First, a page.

Missouri Sued Over Medical Cannabis Business Residency Requirements

A Pennsylvania-based cannabis investor is suing Missouri over residency requirements for the state’s medical cannabis business licenses.

Full story after the jump.

A Pennsylvania cannabis investor is suing Missouri over its residency requirements for cannabis industry licensees, the Missouri Independent reports. Mark Toigo, a minority owner in Organic Remedies MO Inc., which holds three dispensary licenses, one cultivation license, and one manufacturer license, argues that the residency requirement discriminates against non-residents and violates the commerce clause of the U.S. Constitution.

The constitutional amendment approved by voters in 2018 requires cannabusinesses to be “majority owned by natural persons who have been citizens of the state of Missouri for at least one year prior to the application.”

The lawsuit argues that the residency requirement “has been and will continue to be to stifle Missouri’s medical marijuana program by severely restricting the flow of investment into the state.”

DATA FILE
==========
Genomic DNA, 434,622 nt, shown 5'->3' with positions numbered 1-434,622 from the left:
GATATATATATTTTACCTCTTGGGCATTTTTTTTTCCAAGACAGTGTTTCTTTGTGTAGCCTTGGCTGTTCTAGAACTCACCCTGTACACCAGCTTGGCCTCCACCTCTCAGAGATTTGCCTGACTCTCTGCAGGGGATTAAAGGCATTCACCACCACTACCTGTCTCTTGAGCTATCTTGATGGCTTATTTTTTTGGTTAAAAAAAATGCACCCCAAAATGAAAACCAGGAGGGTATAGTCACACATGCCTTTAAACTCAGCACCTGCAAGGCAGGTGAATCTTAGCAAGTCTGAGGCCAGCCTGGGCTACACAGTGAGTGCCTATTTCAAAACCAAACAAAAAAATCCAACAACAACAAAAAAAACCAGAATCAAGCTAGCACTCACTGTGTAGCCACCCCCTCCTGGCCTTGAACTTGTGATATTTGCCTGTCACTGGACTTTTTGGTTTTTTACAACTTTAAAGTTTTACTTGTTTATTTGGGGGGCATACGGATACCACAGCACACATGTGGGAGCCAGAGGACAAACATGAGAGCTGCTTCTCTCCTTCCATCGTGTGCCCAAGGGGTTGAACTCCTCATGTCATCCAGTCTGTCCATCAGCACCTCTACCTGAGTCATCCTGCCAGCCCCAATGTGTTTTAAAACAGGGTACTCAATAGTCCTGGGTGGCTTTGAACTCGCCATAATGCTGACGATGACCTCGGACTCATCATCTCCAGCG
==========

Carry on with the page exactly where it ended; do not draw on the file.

“This will mean that Missouri’s medical marijuana businesses will not be able to access the capital necessary to build a vibrant, viable, and successful industry,” the lawsuit states, according to the Independent. Toigo argues he is prohibited from investing freely because further investments could drive his ownership stake over 49 percent.

The lawsuit names the Missouri Department of Health and Senior Services, as well as its director, Randall Williams, as defendants.

Similar lawsuits aimed at cannabis licensing residency requirements have been filed throughout the U.S. In June, Oklahoma medical cannabis firms filed a lawsuit against the state over its two-year residency requirements. That case has not yet been resolved.

As part of a legal agreement, Maine regulators in May said they would not enforce the state’s four-year residency requirement for the industry. The plaintiffs in that case argued that the requirement violated the commerce clause and the state Attorney General’s Office said it was unlikely to win the case as the state Supreme Court had struck down residency requirements in the past. That decision was subsequently challenged in court by the Maine Cannabis Coalition who argue it violates the state’s legalization law and is ongoing.

In the Missouri lawsuit, Toigo estimates that the state’s medical cannabis market could be worth $175 million to $275 million a year.

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